The Havana International Fair (Fihav) got under way on Monday with the participation of some 3,000 businesspeople from more than 60 nations and a Cuban call for foreign investment to alleviate the socialist country's economic crisis, which has been aggravated by the ongoing US embargo.
Cuba "is redoubling its efforts to do more foreign trade, foster exports of goods and services and improve the climate for foreign investment," Foreign Trade and Investment (Mincex) Minister Rodrigo Malmierca said in his speech during the inauguration of the 36th edition of Cuba's main trade marketplace, which has been held annually since 1983.
Presided over by Cuban President Miguel Diaz-Canel, who did not speak publicly, the ceremony kicked off a constant stream of exhibitors, officials, media and visitors to the more than 25 pavilions in the Expocuba fair zone, a precinct of 600,000 square meters (almost 6.5 million square feet) located about 25 km (16 mi.) southeast of Havana.
The 65 countries at the fair will be represented by more than 3,000 exhibitors displaying their products and services in a wide range of sectors, from agriculture to information technology, construction, tourism and power plants.
In contrast to prior fairs, the Mincex chief did not reveal the amount of foreign investment made over the past year in Cuba, which is having difficulties fully exploiting its flagship project to attract foreign capital: the Mariel Special Development Zone, a port and business area offering tax advantages to foreign firms and located 45 km west of Havana.
The Cuban government has acknowledged the need to bring in some $2.5 billion of foreign capital each year to maintain its economy, a goal that it reached for the first time last year, but which some analysts say it cannot repeat this year.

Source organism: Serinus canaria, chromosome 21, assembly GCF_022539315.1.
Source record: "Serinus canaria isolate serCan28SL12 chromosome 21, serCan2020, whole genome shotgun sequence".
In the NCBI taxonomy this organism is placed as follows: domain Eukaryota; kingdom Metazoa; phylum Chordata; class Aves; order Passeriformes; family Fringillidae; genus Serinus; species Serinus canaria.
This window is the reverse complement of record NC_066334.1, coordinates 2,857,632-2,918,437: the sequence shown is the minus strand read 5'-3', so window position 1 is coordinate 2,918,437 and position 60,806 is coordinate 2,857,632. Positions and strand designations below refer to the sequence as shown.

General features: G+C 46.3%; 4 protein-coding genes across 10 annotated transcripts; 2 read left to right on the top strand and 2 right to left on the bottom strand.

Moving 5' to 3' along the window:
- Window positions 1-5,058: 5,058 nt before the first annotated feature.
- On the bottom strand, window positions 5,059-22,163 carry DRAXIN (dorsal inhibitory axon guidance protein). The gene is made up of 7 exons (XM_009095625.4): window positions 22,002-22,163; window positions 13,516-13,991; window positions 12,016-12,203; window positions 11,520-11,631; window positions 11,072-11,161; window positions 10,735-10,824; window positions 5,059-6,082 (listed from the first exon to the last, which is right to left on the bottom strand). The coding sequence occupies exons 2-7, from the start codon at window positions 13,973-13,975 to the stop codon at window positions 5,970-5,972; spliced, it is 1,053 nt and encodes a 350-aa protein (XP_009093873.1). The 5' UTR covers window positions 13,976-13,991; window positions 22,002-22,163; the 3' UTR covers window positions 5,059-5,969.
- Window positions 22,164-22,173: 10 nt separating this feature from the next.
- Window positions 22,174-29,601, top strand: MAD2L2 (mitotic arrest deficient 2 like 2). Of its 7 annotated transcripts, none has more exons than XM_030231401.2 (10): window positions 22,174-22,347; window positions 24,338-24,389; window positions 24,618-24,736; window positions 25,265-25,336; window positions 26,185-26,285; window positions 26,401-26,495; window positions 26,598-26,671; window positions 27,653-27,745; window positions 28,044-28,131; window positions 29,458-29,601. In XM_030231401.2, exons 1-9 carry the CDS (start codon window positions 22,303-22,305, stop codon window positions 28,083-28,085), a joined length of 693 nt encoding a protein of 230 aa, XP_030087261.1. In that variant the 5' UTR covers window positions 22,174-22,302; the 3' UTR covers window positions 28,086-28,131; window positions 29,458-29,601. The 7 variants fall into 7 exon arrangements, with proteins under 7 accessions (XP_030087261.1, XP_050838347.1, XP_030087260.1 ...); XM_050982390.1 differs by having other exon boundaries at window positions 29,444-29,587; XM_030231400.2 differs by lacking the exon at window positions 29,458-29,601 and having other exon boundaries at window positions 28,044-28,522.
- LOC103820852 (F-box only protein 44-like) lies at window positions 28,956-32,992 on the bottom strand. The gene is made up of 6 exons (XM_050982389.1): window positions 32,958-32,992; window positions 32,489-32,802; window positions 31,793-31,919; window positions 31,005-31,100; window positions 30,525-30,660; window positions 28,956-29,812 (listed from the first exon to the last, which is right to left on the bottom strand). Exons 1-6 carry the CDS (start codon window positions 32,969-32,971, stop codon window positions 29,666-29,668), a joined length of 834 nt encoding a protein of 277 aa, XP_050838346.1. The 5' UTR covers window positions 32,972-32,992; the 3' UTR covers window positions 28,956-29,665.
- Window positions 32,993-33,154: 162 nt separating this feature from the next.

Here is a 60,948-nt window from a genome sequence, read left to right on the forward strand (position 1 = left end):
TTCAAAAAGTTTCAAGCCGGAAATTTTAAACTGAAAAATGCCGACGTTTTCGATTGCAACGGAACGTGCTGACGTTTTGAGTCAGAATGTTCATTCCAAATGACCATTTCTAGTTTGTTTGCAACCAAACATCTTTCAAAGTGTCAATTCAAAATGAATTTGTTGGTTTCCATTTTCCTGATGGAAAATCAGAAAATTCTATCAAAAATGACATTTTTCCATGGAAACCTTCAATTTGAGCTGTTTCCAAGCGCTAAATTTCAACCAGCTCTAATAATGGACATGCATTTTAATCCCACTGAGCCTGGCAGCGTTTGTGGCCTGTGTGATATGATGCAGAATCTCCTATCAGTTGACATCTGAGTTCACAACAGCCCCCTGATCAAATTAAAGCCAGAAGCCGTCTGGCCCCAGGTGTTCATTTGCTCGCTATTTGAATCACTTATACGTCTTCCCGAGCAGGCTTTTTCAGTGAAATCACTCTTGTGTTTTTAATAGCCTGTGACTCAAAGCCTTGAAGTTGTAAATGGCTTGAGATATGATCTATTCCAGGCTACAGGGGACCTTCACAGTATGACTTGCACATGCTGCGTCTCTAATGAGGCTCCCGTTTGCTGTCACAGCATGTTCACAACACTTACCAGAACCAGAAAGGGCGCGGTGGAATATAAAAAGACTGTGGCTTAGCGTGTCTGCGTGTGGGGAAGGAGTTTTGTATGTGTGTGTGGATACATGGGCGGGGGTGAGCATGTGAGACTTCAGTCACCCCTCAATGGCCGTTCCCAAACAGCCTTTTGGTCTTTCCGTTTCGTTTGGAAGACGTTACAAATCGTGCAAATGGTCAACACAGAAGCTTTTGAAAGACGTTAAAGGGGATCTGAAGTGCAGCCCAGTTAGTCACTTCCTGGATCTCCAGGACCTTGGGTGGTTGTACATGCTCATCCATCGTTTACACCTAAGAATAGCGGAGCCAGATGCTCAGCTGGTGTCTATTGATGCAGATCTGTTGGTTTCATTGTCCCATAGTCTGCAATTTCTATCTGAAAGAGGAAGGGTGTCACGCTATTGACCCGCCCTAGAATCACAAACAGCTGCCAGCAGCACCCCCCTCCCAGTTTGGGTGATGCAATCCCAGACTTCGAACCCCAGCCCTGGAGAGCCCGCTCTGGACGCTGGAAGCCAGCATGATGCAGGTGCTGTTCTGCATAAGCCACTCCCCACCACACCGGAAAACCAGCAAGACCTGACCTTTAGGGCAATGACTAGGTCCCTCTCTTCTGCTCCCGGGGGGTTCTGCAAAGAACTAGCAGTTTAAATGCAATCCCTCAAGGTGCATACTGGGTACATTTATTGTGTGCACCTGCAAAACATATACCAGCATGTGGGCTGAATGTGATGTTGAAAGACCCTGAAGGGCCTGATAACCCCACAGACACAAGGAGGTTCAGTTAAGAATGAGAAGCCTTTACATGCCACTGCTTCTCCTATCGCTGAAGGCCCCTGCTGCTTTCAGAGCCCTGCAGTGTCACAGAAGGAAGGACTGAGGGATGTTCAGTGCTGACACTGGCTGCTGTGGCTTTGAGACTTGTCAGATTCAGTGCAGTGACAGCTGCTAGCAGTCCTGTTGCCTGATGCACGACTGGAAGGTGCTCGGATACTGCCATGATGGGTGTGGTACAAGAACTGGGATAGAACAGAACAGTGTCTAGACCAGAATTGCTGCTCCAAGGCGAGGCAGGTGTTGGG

With that challenge before it, the island will present at Fihav - just like every year - its Portfolio of Opportunities in which it lists the available projects for foreign investors in assorted sectors.
Malmierca took advantage of his speech to criticize the "blockade" - referring to the US embargo - that has been "intensified" since Donald Trump assumed the US presidency in 2017 and tightened sanctions on Cuba, putting an end to the "thawing" in both the economic and political realm that had been launched by his predecessor, Barack Obama.
Despite the embargo, which limits bilateral trade, attending the fair are various representatives of US firms and institutions, including the USA Poultry and Egg Export Council (USAPEEC), whose sales to Cuba exceeded 200,000 tons in 2017.
A USAPEEC representative told EFE that the organization would continue increasing exports to Cuba in the coming years, along with introducing new products.
In contrast to the reduced US presence, Spain once again - as in previous years - is the country with the greatest representation at Fijav, with 112 companies gathered in six pavilions.
In addition, more than 20 Latin American countries are represented at the event, and China is the second biggest participant, together with a healthy representation by Japan and South Korea, which have their own exclusive pavilions.